Buccal Gap Closure
Prior to the surgery, the patient mentions that the future tooth at the site of #10 should not imitate the one in the drifted position (Fig.1). The buccal gingiva is found to be thick. Fig.1',1'' are CBCT cross section of the tooth #10 from another patient with illustrations to show that the palatal (P) bone is flat before (Fig.1') and after (Fig.1'') extraction. Initial osteotomy (Fig.1'' ^; Fig.1''' red line; Fig.2 (PA)) is palatal to the apical socket (A). It appears too palatal. After withdrawing the pilot drill (Fig.2'), a Lindamann bur is used to remove bone (Fig.2'' *) between the initial osteotomy and the apical socket. Ultimately the new osteotomy (Fig.2''' red line) is changed so that it is palatal to the apical socket and the incisal edge and past through the cingulum (C).
A 4.5 mm tap is stable (Fig.2 T). A 4.5x14 mm tissue-level implant (Fig.4 I) is placed with insertion torque > 60 Ncm. The implant is placed palatally, at the level of the cinguli of the neighboring teeth (Fig.5 C). The buccal gap is closed initially with bone graft (Fig.6 G), and secondarily with an immediate provisional (Fig.7 P), and collagen membrane (C). The latter is covered by perio dressing. The temporary restoration restores the normal position of the tooth (Fig.8). This case is much easier than the one done one day earlier.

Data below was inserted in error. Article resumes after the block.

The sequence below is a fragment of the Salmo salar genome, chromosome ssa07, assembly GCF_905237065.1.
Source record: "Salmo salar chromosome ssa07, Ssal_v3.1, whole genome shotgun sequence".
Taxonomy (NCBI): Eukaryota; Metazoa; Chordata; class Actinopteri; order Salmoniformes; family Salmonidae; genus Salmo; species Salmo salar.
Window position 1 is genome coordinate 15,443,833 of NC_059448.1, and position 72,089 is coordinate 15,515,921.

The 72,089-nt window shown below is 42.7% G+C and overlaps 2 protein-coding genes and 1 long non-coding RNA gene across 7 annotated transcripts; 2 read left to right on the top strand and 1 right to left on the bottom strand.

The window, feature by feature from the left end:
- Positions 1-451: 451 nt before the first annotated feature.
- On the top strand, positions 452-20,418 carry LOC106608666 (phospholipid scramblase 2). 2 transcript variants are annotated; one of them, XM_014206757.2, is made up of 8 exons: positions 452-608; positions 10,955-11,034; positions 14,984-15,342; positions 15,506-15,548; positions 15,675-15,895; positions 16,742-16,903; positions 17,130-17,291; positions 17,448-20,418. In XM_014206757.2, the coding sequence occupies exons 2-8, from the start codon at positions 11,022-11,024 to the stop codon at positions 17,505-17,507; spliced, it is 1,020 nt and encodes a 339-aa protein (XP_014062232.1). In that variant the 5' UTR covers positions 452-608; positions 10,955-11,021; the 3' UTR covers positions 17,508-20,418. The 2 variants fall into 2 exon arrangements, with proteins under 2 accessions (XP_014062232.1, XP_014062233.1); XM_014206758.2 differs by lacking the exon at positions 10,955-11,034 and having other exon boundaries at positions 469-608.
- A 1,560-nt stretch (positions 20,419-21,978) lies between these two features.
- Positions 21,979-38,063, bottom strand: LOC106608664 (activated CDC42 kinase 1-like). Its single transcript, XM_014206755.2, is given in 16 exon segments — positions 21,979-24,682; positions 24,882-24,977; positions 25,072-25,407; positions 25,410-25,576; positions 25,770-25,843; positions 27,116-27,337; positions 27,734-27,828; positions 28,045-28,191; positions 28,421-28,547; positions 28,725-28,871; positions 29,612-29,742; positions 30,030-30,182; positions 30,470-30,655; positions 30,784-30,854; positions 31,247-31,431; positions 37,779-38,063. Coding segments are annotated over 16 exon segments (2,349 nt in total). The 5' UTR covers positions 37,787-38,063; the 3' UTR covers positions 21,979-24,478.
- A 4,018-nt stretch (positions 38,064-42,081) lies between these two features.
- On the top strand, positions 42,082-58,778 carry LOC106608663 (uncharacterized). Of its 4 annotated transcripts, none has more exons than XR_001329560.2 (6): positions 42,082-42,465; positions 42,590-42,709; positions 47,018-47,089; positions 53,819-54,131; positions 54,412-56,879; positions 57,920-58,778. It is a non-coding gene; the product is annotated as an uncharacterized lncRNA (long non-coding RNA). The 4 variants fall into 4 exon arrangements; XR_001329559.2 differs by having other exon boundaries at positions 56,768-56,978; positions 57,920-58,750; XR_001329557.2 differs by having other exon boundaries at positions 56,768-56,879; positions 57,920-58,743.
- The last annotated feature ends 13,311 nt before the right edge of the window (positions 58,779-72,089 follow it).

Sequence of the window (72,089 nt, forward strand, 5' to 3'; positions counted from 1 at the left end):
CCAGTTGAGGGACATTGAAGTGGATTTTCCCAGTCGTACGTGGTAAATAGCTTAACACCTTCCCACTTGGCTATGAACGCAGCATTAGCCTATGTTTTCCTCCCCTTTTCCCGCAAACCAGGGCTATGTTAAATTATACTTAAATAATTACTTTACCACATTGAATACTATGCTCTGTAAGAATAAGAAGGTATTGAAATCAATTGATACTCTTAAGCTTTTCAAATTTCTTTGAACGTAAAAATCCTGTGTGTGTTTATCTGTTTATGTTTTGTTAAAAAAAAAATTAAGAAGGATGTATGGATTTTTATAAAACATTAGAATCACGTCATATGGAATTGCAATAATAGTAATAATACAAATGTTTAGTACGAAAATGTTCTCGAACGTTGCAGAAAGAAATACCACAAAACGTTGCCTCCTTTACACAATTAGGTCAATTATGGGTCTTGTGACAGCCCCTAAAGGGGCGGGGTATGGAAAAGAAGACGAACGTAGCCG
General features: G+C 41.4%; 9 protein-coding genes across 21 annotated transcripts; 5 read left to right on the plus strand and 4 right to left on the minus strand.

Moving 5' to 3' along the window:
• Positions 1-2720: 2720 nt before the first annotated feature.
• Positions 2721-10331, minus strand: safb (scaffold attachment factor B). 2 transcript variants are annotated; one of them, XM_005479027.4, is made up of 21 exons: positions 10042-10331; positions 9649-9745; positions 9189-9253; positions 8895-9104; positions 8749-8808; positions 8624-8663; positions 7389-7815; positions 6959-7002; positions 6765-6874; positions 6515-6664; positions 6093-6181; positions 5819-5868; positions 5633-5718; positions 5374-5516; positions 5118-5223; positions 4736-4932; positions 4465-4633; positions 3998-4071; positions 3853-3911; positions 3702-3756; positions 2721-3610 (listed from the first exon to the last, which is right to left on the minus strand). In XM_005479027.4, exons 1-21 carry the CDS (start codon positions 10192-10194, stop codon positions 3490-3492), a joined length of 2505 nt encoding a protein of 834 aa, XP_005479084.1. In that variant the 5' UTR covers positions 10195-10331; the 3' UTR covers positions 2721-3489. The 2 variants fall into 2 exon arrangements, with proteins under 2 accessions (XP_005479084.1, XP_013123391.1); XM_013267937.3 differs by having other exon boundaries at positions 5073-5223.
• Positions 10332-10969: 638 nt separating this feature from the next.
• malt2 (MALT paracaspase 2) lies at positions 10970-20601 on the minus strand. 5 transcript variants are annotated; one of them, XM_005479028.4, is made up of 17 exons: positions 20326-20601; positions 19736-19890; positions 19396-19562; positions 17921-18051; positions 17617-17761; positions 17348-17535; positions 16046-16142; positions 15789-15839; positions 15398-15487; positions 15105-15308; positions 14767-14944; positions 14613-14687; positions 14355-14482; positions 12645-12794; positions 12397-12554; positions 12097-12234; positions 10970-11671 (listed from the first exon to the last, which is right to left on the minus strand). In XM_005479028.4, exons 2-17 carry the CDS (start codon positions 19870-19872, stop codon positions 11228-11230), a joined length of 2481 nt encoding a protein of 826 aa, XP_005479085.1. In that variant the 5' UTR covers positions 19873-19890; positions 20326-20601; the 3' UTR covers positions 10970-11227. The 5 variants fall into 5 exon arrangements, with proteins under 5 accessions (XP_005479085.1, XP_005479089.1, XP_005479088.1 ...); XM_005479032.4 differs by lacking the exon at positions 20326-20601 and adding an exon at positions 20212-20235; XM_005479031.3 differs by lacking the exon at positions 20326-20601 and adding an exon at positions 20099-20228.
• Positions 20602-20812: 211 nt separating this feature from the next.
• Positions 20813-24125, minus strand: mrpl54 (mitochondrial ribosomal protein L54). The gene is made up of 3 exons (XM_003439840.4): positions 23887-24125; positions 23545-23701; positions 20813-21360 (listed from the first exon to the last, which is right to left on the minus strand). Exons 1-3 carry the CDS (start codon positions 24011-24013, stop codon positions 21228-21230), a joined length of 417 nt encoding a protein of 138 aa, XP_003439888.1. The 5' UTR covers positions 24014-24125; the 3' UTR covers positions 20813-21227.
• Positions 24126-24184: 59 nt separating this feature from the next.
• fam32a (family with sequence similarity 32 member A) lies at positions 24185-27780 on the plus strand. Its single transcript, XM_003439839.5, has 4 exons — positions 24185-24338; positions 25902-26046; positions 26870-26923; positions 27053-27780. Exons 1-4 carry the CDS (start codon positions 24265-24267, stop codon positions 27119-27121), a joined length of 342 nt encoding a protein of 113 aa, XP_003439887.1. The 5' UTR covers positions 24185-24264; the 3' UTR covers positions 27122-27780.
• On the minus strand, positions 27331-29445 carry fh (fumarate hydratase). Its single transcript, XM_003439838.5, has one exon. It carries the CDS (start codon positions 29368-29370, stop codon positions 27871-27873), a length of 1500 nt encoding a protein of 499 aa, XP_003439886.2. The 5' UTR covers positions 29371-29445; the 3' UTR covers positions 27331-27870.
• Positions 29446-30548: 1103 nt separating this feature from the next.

The patient returns for follow up 2 weeks postop (Fig.9-12). The perio dressing has been dislodged. A flipper that restores the maxillary posterior teeth has been worn. The incisal edge of the provisional appears to have been labially displaced (Fig.9 I, compare to Fig.7). The collagen membrane is attached subgingival (Fig.9,10 *). Fig.11, 12 show the relationship between the provisional and the flipper (F) after adjustment.
Three months postop, the implant (Fig.13) is processed for impression (stump shade (Fig.14), regular shade selection under room light (Fig.15,16) and dental headlight (Fig.17,18). The crown margin (Fig.20 ^, at the same level of the retention groove (apical end: *)) is subgingival.
Five months post cementation, there is no sign of peri-implantitis or bone loss (Fig.21). The patient wants to take care of the displaced tooth #8.
Return to Upper Incisor Immediate Implant,
Xin Wei, DDS, PhD, MS 1st edition 05/29/2015, last revision 01/19/2018